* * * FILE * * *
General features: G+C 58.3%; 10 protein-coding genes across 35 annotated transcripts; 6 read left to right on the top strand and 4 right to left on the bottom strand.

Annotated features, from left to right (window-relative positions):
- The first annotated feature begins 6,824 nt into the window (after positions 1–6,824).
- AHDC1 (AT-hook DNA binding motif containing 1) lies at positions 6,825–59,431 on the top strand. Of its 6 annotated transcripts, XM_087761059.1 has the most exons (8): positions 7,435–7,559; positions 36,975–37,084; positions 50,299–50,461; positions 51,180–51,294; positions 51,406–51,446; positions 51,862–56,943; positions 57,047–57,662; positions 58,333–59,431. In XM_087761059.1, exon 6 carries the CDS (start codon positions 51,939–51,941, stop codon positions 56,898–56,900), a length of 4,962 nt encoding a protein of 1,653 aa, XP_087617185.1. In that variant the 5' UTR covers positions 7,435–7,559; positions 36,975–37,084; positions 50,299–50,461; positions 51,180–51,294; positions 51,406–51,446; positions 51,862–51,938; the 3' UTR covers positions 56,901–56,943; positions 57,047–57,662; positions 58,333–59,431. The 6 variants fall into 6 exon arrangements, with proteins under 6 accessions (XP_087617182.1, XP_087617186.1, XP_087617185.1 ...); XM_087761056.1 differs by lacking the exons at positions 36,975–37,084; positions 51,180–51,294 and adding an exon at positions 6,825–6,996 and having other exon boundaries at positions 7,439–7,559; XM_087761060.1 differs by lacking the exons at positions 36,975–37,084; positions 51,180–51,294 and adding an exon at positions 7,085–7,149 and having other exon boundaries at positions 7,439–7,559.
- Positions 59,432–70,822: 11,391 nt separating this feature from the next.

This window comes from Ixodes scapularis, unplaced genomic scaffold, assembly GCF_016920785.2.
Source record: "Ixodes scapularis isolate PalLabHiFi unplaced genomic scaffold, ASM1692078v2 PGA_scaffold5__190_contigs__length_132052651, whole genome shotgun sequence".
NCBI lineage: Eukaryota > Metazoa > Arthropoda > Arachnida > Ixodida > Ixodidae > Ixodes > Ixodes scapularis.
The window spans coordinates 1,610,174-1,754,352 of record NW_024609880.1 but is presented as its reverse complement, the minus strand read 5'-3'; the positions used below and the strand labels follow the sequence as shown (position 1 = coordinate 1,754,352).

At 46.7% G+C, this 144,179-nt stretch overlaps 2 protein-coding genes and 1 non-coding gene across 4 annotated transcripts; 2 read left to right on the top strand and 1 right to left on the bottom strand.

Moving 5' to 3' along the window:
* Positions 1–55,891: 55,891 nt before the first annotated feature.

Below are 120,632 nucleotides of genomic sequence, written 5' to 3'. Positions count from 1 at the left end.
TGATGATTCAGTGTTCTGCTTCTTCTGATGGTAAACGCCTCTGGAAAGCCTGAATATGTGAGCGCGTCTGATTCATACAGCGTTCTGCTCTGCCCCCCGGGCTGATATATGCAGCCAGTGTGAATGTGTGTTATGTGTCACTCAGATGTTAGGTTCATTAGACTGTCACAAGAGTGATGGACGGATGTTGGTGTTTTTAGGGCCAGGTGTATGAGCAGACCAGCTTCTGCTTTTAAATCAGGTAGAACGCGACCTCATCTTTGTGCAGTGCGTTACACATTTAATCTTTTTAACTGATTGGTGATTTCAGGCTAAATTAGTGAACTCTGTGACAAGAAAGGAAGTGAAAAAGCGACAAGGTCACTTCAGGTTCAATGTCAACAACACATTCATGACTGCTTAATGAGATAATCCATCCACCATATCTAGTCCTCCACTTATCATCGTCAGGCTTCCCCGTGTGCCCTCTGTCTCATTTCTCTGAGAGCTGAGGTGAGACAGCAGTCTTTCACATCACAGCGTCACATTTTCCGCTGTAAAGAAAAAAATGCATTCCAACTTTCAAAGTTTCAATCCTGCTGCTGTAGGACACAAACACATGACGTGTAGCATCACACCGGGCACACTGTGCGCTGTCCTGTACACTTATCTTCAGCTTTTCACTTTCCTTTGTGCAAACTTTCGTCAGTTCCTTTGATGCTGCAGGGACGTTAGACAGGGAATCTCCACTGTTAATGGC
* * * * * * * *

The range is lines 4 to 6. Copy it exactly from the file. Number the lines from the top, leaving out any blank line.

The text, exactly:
- AHDC1 (AT-hook DNA binding motif containing 1) lies at positions 6,825–59,431 on the top strand. Of its 6 annotated transcripts, XM_087761059.1 has the most exons (8): positions 7,435–7,559; positions 36,975–37,084; positions 50,299–50,461; positions 51,180–51,294; positions 51,406–51,446; positions 51,862–56,943; positions 57,047–57,662; positions 58,333–59,431. In XM_087761059.1, exon 6 carries the CDS (start codon positions 51,939–51,941, stop codon positions 56,898–56,900), a length of 4,962 nt encoding a protein of 1,653 aa, XP_087617185.1. In that variant the 5' UTR covers positions 7,435–7,559; positions 36,975–37,084; positions 50,299–50,461; positions 51,180–51,294; positions 51,406–51,446; positions 51,862–51,938; the 3' UTR covers positions 56,901–56,943; positions 57,047–57,662; positions 58,333–59,431. The 6 variants fall into 6 exon arrangements, with proteins under 6 accessions (XP_087617182.1, XP_087617186.1, XP_087617185.1 ...); XM_087761056.1 differs by lacking the exons at positions 36,975–37,084; positions 51,180–51,294 and adding an exon at positions 6,825–6,996 and having other exon boundaries at positions 7,439–7,559; XM_087761060.1 differs by lacking the exons at positions 36,975–37,084; positions 51,180–51,294 and adding an exon at positions 7,085–7,149 and having other exon boundaries at positions 7,439–7,559.
- Positions 59,432–70,822: 11,391 nt separating this feature from the next.

This window comes from Ixodes scapularis, unplaced genomic scaffold, assembly GCF_016920785.2.